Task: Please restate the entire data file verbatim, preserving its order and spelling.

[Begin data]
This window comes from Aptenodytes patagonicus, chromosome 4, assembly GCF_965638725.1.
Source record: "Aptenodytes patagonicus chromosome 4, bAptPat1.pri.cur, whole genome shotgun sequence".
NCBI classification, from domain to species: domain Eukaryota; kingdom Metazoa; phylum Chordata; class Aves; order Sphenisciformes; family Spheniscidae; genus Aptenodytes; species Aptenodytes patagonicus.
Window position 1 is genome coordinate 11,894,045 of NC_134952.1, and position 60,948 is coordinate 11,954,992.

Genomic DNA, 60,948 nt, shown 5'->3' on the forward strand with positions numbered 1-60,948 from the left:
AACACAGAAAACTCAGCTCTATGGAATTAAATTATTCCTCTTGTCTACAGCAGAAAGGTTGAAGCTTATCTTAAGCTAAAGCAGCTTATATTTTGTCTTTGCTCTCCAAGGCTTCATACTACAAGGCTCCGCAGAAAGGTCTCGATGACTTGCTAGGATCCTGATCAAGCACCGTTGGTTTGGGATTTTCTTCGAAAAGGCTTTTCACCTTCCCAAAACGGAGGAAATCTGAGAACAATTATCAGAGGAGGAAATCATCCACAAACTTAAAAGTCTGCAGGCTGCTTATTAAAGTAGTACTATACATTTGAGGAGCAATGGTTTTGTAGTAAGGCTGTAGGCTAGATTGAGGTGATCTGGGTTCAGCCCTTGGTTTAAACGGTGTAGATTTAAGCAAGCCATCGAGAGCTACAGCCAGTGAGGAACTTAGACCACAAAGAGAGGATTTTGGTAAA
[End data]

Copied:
This window comes from Aptenodytes patagonicus, chromosome 4, assembly GCF_965638725.1.
Source record: "Aptenodytes patagonicus chromosome 4, bAptPat1.pri.cur, whole genome shotgun sequence".
NCBI classification, from domain to species: domain Eukaryota; kingdom Metazoa; phylum Chordata; class Aves; order Sphenisciformes; family Spheniscidae; genus Aptenodytes; species Aptenodytes patagonicus.
Window position 1 is genome coordinate 11,894,045 of NC_134952.1, and position 60,948 is coordinate 11,954,992.

Genomic DNA, 60,948 nt, shown 5'->3' on the forward strand with positions numbered 1-60,948 from the left:
AACACAGAAAACTCAGCTCTATGGAATTAAATTATTCCTCTTGTCTACAGCAGAAAGGTTGAAGCTTATCTTAAGCTAAAGCAGCTTATATTTTGTCTTTGCTCTCCAAGGCTTCATACTACAAGGCTCCGCAGAAAGGTCTCGATGACTTGCTAGGATCCTGATCAAGCACCGTTGGTTTGGGATTTTCTTCGAAAAGGCTTTTCACCTTCCCAAAACGGAGGAAATCTGAGAACAATTATCAGAGGAGGAAATCATCCACAAACTTAAAAGTCTGCAGGCTGCTTATTAAAGTAGTACTATACATTTGAGGAGCAATGGTTTTGTAGTAAGGCTGTAGGCTAGATTGAGGTGATCTGGGTTCAGCCCTTGGTTTAAACGGTGTAGATTTAAGCAAGCCATCGAGAGCTACAGCCAGTGAGGAACTTAGACCACAAAGAGAGGATTTTGGTAAA